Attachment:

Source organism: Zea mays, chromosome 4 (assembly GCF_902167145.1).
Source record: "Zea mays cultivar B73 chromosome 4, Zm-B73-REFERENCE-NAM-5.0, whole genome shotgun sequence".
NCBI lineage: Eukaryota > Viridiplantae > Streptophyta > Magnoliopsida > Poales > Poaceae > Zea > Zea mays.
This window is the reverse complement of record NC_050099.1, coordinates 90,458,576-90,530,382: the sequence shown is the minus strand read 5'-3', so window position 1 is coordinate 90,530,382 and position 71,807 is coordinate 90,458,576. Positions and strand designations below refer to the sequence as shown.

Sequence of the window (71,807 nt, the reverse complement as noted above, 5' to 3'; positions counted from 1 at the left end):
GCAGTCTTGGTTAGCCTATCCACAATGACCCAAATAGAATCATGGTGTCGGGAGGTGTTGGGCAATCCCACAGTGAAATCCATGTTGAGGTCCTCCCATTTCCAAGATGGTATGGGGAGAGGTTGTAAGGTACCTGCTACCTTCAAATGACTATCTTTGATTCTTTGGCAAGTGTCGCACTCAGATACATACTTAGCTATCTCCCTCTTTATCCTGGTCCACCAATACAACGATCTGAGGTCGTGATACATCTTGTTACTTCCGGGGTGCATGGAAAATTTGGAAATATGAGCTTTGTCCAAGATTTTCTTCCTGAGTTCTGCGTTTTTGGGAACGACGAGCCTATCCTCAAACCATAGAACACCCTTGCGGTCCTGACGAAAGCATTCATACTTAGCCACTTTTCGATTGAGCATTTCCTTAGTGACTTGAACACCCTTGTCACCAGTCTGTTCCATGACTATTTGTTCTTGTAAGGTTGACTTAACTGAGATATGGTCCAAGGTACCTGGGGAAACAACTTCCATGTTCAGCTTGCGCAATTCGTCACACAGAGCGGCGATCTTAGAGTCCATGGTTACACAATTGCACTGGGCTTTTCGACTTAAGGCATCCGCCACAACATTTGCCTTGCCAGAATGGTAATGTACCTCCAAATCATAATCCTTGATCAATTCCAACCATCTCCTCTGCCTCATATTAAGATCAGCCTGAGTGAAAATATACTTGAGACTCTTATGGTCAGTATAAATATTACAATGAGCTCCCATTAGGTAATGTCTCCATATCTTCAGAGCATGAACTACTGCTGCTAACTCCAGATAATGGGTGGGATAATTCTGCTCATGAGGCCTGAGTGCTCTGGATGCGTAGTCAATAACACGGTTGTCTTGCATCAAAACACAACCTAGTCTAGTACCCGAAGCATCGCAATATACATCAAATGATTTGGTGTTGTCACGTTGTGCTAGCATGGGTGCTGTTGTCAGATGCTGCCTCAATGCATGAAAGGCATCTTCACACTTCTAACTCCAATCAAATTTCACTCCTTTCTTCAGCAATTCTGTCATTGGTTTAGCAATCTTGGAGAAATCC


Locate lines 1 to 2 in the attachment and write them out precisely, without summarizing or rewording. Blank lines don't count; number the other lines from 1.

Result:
Source organism: Zea mays, chromosome 4 (assembly GCF_902167145.1).
Source record: "Zea mays cultivar B73 chromosome 4, Zm-B73-REFERENCE-NAM-5.0, whole genome shotgun sequence".